Early Readers, It's Monday! What Are You Reading?, Middle Grade Literature, Picture Books

It’s Monday! What Are You Reading? 4/4/22

Bella and I are excited to share our latest reads in It’s Monday! What Are You Reading? #IMWAYR is a community of bloggers who link up to share what they are reading.  Kellee Moye of Unleashing Readers and Jen Vincent of Teach Mentor Texts decided to give it a #kidlit focus and encourage everyone who participates to visit at least 3 of the other #kidlit book bloggers that link up and leave comments for them.


Our Recent Reads:

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This Book Will Get You to Sleep by Jory John Illustrated by Oliver Tallec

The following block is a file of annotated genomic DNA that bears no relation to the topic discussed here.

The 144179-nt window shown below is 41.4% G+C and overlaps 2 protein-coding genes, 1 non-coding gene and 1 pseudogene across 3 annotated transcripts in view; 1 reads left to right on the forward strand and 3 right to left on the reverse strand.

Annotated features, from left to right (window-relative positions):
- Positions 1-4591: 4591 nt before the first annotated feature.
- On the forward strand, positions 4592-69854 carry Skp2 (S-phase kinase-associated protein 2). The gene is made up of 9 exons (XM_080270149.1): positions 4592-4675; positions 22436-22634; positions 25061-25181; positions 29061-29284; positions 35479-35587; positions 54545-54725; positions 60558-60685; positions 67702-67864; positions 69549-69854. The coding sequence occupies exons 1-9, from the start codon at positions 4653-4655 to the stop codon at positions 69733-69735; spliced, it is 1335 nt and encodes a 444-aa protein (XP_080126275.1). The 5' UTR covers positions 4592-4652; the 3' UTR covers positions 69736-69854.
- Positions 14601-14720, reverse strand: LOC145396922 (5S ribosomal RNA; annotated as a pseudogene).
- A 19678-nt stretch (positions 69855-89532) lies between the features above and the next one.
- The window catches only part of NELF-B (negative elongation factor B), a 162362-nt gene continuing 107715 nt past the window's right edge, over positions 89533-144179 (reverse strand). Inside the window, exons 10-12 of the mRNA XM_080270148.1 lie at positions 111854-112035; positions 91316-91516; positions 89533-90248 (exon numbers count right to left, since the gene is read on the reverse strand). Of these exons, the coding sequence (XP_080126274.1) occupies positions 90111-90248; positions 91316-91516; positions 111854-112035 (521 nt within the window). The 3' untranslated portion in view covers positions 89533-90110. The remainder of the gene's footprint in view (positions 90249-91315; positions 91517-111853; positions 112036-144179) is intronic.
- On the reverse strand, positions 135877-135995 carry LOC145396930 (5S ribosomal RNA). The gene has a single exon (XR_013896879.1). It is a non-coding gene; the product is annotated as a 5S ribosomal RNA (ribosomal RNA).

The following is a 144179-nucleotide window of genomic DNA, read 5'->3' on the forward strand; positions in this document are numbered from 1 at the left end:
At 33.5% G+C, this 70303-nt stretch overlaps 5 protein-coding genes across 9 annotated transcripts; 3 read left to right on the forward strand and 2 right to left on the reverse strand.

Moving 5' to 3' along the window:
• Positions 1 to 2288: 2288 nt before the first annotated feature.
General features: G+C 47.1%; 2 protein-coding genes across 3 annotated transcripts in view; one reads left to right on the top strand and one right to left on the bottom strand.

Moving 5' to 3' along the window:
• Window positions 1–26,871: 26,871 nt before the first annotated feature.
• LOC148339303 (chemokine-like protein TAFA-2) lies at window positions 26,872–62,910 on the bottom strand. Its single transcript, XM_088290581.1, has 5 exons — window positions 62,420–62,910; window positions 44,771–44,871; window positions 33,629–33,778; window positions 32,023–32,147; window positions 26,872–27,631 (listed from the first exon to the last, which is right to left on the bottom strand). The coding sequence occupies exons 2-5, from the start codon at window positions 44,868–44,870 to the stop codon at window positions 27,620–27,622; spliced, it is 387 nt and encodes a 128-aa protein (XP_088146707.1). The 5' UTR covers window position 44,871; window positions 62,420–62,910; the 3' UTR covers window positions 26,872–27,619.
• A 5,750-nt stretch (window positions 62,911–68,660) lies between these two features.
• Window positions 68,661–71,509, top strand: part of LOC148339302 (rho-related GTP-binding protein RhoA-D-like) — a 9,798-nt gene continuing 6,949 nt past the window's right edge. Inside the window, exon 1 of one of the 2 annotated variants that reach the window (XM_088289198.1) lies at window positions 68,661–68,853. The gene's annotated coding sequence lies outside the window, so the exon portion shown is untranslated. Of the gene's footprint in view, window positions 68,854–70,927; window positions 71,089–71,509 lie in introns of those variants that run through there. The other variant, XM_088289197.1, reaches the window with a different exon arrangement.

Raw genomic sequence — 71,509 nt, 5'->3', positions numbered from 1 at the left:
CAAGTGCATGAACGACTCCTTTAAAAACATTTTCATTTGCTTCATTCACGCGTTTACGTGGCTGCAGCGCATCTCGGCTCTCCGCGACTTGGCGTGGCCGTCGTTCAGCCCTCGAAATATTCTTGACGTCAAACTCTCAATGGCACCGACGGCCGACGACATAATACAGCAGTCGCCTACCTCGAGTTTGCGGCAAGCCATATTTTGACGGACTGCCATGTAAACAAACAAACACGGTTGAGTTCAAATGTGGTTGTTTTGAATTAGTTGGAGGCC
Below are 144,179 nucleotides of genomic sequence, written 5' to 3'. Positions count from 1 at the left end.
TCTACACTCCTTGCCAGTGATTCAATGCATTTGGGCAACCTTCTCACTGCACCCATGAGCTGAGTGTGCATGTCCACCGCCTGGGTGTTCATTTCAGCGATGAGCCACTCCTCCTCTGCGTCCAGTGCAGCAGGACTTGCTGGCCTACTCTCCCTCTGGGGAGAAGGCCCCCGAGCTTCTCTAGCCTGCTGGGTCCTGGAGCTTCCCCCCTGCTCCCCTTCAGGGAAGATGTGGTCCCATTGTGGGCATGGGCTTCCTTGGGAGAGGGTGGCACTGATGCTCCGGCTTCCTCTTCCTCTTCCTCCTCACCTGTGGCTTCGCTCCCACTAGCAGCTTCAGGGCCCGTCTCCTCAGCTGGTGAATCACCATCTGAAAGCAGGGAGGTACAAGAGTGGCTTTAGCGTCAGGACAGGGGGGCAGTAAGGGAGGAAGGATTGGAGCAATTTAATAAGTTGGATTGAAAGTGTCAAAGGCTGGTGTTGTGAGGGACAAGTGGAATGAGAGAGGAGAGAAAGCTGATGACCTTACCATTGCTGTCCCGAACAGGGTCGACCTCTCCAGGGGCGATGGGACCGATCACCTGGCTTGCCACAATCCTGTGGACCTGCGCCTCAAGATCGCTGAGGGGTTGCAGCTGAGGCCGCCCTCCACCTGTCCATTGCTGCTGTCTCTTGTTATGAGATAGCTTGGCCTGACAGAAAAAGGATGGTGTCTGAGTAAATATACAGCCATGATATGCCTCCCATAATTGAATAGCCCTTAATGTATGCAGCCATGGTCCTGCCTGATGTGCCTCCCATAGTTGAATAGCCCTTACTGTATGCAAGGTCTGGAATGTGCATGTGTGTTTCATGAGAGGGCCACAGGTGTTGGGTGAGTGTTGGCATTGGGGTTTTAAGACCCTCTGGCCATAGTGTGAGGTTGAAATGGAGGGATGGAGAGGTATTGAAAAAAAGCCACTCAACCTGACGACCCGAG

A kangaroo with a megaphone, monster trucks, electric guitars, car alarms, barking dogs, and meowing cats will put you to sleep, right?  In this hilarious bedtime story, the marsupial narrator breaks the fourth wall firmly believing that his tactics will induce a peaceful slumber.  When his strategies do not produce effective results, the kangaroo resorts to counting sheep, but wait….the sheep are being chased by a fire breathing dragon.   The narrator is both perplexed and annoyed as to why sleep has not occurred.  

Contrary to the kangaroo’s mission, kids will stay wide awake to listen to this fun bedtime read aloud and ask for repeated readings because John’s text is so enjoyable and witty.  Tallec’s lively illustrations have immense kid appeal and will not support shut-eye.  In a nutshell, This Book Will Get You to Sleep will not deliver its promise, but it will provide delight and laughter which is much more important.